‘The data is unequivocal. Women continue to face challenges in the workplace – and, as a result, are less likely to feel included at work.’

This stark conclusion comes from a powerful piece of research published by PwC, the global professional services firm, to coincide with International Women’s Day earlier this month. ‘Inclusion Matters’ drew on insights shared by women from around the world and explored what more can be done to propel women’s empowerment and advancement in the workplace.

According to a complementary study the ‘Women in Work Index 2024’ there is still a significant gender pay gap, especially in the UK. Women are still less likely than men to ask for promotion and the research found that men statistically experience higher workplace inclusion across the three dimensions of inclusion: belonging; fairness; and inclusive decision-making.

Janet Donnelly is Chief People Officer at PwC Isle of Man. Since joining the company last August a large part of her role has been looking at inclusion and diversity.

She says: ‘We have put a lot of focus on transforming the organisation: how we further develop inclusivity and diversity, how we continue to develop our employee proposition that attracts people, retains people and enables everyone to thrive in a collaborative and engaging environment where different ways of thinking and behaving are encouraged.

‘We’ve got quite a diverse workforce with people from all over the world coming to work with us. Our strategy aims to create a place where everybody can be their authentic self and enjoy their work life. To achieve this, we're focusing on integrating the different cultural aspects of our people into the workplace, so we maximise the benefits of such diversity in thought leadership and broad skills base with new and innovative ways of thinking and delivering.’

There is good reason for doing this: it is in the best interest of any company in today’s competitive employment market to be able to attract the best talent and give that talent the ideal environment in which to flourish. To this end it is vitally important we work to ensure women experience higher levels of workplace inclusion.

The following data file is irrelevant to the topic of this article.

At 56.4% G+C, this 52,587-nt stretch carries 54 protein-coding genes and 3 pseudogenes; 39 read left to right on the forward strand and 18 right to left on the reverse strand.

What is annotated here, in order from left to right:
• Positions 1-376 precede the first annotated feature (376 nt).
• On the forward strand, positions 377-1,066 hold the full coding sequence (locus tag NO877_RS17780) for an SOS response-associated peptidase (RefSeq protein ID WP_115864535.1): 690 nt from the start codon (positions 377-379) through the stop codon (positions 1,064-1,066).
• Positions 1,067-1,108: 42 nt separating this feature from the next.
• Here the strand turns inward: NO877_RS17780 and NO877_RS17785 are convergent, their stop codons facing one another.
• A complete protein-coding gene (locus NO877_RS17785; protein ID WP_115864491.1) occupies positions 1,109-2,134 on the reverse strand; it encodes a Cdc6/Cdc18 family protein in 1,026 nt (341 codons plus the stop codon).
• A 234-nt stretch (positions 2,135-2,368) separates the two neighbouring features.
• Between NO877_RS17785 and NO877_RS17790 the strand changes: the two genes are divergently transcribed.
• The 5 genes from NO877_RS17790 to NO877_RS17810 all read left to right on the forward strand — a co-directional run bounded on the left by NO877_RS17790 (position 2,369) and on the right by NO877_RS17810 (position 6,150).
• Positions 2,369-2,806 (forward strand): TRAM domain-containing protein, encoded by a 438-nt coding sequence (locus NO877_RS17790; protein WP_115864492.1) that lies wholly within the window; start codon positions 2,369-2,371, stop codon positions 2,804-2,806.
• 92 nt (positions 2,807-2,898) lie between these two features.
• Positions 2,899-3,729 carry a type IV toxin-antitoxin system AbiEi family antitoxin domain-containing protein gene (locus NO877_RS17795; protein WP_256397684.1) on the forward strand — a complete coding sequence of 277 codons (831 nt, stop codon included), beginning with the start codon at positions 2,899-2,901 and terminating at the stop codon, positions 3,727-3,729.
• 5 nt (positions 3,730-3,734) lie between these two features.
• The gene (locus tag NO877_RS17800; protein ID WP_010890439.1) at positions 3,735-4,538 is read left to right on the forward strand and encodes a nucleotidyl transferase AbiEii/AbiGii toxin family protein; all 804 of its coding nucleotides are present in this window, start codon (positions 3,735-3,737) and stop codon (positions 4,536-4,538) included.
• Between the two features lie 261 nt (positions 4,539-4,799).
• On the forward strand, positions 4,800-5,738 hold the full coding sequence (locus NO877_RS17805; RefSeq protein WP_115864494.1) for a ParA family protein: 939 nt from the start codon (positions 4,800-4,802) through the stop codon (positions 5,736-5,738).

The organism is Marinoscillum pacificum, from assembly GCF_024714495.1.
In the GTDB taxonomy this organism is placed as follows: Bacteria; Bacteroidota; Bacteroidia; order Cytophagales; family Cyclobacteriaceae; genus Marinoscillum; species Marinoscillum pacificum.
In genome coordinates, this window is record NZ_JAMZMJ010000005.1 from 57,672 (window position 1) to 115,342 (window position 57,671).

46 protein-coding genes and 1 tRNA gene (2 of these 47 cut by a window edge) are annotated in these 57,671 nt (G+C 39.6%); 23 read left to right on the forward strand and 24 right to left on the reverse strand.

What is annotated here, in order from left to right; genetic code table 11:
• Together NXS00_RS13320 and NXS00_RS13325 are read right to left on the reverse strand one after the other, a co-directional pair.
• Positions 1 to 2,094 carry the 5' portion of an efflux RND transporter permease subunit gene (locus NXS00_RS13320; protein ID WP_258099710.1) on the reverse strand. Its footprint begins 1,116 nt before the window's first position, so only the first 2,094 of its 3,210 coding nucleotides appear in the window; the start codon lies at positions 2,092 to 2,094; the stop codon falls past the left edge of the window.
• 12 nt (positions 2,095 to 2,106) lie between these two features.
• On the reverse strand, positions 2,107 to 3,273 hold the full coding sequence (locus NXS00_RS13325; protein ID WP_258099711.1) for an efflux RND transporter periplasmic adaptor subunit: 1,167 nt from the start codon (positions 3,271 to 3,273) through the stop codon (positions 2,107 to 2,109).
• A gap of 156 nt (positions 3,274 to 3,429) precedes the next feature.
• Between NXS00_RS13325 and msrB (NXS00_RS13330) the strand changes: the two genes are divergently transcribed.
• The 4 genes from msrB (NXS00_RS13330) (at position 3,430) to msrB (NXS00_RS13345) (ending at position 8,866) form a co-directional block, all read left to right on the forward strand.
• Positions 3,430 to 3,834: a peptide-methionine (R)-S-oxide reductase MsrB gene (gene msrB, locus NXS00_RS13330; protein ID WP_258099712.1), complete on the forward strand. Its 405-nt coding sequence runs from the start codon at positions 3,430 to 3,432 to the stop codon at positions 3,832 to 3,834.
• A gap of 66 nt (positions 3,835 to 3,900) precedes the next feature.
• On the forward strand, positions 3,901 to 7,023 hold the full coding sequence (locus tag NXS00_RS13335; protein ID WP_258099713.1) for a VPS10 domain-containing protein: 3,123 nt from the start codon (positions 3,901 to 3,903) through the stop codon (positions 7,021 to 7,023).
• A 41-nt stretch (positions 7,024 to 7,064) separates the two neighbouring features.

PwC Isle of Man has launched a new Inclusion and Diversity strategy which gender equity is a key pillar of. Their research has shown that ‘inclusion at work is a catalyst for women’s development and advancement, and positions them more strongly to respond to key workforce developments such as evolving leadership skills, flexibility in working patterns, changing employee expectations and AI reinvention.’

This is especially important for a firm like PwC, who employs people at all stages of their career. Women may experience contributing factors which impact how their career advances and develops such as motherhood or women’s health related issues.

According to Janet: ‘It’s re-educating ourselves about what inclusivity means in today’s world and what it means for developing our current workforce.

‘We’re going through a period of awareness by talking to our people and asking what works for them, and what they might be struggling with at different stages of their career.’

Janet, herself understands the struggle well: she managed to combine raising three daughters with completing a Master’s degree and a career in senior executive roles in the financial services industry around the world. Luckily, she says, she had ‘a very supportive husband’ because things were a lot tougher for women then. This gives Janet personal insight into the challenges that women face in pursuing their careers.

‘I think, going forward, I’d like to see an environment where women can balance family commitments and career goals and not feel guilty, through a supportive organisation that doesn’t expect you to work within a traditional working structure, but allows flexibility to accommodate the different aspects of life’s journey.’

PwC’s Inclusion Matters research lists four ways in which companies can create greater gender equity. One of these is ‘Focus on inclusion from day one, for everyone’ and another is ‘Make pay schemes fair’.

‘This is across all aspects of the workforce but particularly with gender: a sense of belonging, and fairness. Our policies, our opportunities, everything is built with fairness in mind and inclusivity in terms of decision making – these are key factors we need to be thinking about,’ says Janet.

Interestingly, one of the key elements of inclusivity is in decision making, people knowing that their opinions are valued.

And that feeling of inclusion feeds through positively into many areas: the PwC research discovered that women who experience higher levels of inclusion are more likely to have higher levels of job satisfaction and to feel job fulfilment. They are also more likely to seek out opportunities to learn and develop new skills.

The research concludes with the overall message that: ‘Inclusion at work is empowering and beneficial for all, but especially so for women. A workplace where women feel that they belong, are included in decision-making, and are treated fairly and equitably is a workplace where women can thrive.’

Empowering women ideally starts when they are young: PwC Isle of Man has just renewed its sponsorship of Love Tech, the Isle of Man charity which aims to raise awareness among school age children, especially girls, of all the opportunities that are available in STEM (Science, Technology, Engineering and Maths). Over the next two years, PwC's sponsorship will support Love Tech as they continue to develop their successful book initiative through the introduction of an enhanced STEM engagement programme, ‘STEM SPARK’, at all the island’s primary schools.